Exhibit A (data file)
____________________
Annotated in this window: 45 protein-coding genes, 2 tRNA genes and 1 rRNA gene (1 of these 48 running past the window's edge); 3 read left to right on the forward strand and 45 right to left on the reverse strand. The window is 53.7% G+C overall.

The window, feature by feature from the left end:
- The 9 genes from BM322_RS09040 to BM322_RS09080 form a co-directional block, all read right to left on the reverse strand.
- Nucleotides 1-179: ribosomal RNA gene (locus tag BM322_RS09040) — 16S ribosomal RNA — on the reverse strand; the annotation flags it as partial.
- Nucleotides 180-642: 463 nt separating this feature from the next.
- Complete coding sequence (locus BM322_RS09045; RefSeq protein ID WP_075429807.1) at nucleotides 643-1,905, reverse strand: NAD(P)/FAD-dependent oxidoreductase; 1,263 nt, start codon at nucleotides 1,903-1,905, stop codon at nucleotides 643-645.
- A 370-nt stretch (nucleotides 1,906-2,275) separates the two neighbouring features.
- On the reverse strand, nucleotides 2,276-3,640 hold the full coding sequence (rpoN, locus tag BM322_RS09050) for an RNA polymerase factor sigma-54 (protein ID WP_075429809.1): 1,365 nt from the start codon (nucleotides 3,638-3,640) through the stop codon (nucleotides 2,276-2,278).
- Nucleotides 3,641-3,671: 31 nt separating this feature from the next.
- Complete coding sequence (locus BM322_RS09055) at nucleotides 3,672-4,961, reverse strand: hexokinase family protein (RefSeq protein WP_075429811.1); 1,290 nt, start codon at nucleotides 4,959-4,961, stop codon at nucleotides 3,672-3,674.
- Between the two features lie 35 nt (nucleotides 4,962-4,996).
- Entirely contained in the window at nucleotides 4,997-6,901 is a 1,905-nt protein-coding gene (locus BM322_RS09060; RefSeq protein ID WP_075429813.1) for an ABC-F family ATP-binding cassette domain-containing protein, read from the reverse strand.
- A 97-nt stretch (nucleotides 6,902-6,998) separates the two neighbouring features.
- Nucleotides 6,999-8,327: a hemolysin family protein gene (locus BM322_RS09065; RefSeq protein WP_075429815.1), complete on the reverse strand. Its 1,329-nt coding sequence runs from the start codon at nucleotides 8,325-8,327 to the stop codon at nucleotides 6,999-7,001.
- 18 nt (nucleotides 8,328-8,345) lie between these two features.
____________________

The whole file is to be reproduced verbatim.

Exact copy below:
Annotated in this window: 45 protein-coding genes, 2 tRNA genes and 1 rRNA gene (1 of these 48 running past the window's edge); 3 read left to right on the forward strand and 45 right to left on the reverse strand. The window is 53.7% G+C overall.

The window, feature by feature from the left end:
- The 9 genes from BM322_RS09040 to BM322_RS09080 form a co-directional block, all read right to left on the reverse strand.
- Nucleotides 1-179: ribosomal RNA gene (locus tag BM322_RS09040) — 16S ribosomal RNA — on the reverse strand; the annotation flags it as partial.
- Nucleotides 180-642: 463 nt separating this feature from the next.
- Complete coding sequence (locus BM322_RS09045; RefSeq protein ID WP_075429807.1) at nucleotides 643-1,905, reverse strand: NAD(P)/FAD-dependent oxidoreductase; 1,263 nt, start codon at nucleotides 1,903-1,905, stop codon at nucleotides 643-645.
- A 370-nt stretch (nucleotides 1,906-2,275) separates the two neighbouring features.
- On the reverse strand, nucleotides 2,276-3,640 hold the full coding sequence (rpoN, locus tag BM322_RS09050) for an RNA polymerase factor sigma-54 (protein ID WP_075429809.1): 1,365 nt from the start codon (nucleotides 3,638-3,640) through the stop codon (nucleotides 2,276-2,278).
- Nucleotides 3,641-3,671: 31 nt separating this feature from the next.
- Complete coding sequence (locus BM322_RS09055) at nucleotides 3,672-4,961, reverse strand: hexokinase family protein (RefSeq protein WP_075429811.1); 1,290 nt, start codon at nucleotides 4,959-4,961, stop codon at nucleotides 3,672-3,674.
- Between the two features lie 35 nt (nucleotides 4,962-4,996).
- Entirely contained in the window at nucleotides 4,997-6,901 is a 1,905-nt protein-coding gene (locus BM322_RS09060; RefSeq protein ID WP_075429813.1) for an ABC-F family ATP-binding cassette domain-containing protein, read from the reverse strand.
- A 97-nt stretch (nucleotides 6,902-6,998) separates the two neighbouring features.
- Nucleotides 6,999-8,327: a hemolysin family protein gene (locus BM322_RS09065; RefSeq protein WP_075429815.1), complete on the reverse strand. Its 1,329-nt coding sequence runs from the start codon at nucleotides 8,325-8,327 to the stop codon at nucleotides 6,999-7,001.
- 18 nt (nucleotides 8,328-8,345) lie between these two features.